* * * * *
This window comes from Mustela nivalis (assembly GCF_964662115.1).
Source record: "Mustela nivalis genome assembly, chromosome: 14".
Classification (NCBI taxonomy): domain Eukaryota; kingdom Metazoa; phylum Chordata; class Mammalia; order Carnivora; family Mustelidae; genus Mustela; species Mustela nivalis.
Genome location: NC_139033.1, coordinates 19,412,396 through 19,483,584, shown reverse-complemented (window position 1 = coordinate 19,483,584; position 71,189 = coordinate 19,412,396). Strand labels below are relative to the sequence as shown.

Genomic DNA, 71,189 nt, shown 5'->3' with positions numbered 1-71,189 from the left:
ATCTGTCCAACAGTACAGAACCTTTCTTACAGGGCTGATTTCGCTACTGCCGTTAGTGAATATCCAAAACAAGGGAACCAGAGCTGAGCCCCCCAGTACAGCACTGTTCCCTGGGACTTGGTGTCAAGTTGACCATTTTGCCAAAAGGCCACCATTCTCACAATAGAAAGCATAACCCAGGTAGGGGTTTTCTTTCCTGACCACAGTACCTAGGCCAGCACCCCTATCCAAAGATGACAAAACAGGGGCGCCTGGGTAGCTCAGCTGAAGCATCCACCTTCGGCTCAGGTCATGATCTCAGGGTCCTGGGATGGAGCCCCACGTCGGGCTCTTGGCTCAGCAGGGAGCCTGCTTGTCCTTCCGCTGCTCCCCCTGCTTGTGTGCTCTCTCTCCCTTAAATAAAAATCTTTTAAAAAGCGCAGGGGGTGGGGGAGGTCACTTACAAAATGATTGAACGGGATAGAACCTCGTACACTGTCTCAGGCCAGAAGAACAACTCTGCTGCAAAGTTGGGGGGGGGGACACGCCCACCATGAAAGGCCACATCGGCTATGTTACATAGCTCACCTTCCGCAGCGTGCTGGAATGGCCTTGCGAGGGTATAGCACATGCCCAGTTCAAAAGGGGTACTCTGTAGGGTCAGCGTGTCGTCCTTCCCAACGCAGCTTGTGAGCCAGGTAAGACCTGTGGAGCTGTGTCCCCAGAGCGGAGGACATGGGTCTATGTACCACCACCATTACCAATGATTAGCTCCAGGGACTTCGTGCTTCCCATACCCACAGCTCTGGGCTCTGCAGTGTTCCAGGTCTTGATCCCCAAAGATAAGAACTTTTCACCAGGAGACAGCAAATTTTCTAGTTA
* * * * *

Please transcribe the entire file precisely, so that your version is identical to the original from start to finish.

This window comes from Mustela nivalis (assembly GCF_964662115.1).
Source record: "Mustela nivalis genome assembly, chromosome: 14".
Classification (NCBI taxonomy): domain Eukaryota; kingdom Metazoa; phylum Chordata; class Mammalia; order Carnivora; family Mustelidae; genus Mustela; species Mustela nivalis.
Genome location: NC_139033.1, coordinates 19,412,396 through 19,483,584, shown reverse-complemented (window position 1 = coordinate 19,483,584; position 71,189 = coordinate 19,412,396). Strand labels below are relative to the sequence as shown.

Genomic DNA, 71,189 nt, shown 5'->3' with positions numbered 1-71,189 from the left:
ATCTGTCCAACAGTACAGAACCTTTCTTACAGGGCTGATTTCGCTACTGCCGTTAGTGAATATCCAAAACAAGGGAACCAGAGCTGAGCCCCCCAGTACAGCACTGTTCCCTGGGACTTGGTGTCAAGTTGACCATTTTGCCAAAAGGCCACCATTCTCACAATAGAAAGCATAACCCAGGTAGGGGTTTTCTTTCCTGACCACAGTACCTAGGCCAGCACCCCTATCCAAAGATGACAAAACAGGGGCGCCTGGGTAGCTCAGCTGAAGCATCCACCTTCGGCTCAGGTCATGATCTCAGGGTCCTGGGATGGAGCCCCACGTCGGGCTCTTGGCTCAGCAGGGAGCCTGCTTGTCCTTCCGCTGCTCCCCCTGCTTGTGTGCTCTCTCTCCCTTAAATAAAAATCTTTTAAAAAGCGCAGGGGGTGGGGGAGGTCACTTACAAAATGATTGAACGGGATAGAACCTCGTACACTGTCTCAGGCCAGAAGAACAACTCTGCTGCAAAGTTGGGGGGGGGGACACGCCCACCATGAAAGGCCACATCGGCTATGTTACATAGCTCACCTTCCGCAGCGTGCTGGAATGGCCTTGCGAGGGTATAGCACATGCCCAGTTCAAAAGGGGTACTCTGTAGGGTCAGCGTGTCGTCCTTCCCAACGCAGCTTGTGAGCCAGGTAAGACCTGTGGAGCTGTGTCCCCAGAGCGGAGGACATGGGTCTATGTACCACCACCATTACCAATGATTAGCTCCAGGGACTTCGTGCTTCCCATACCCACAGCTCTGGGCTCTGCAGTGTTCCAGGTCTTGATCCCCAAAGATAAGAACTTTTCACCAGGAGACAGCAAATTTTCTAGTTA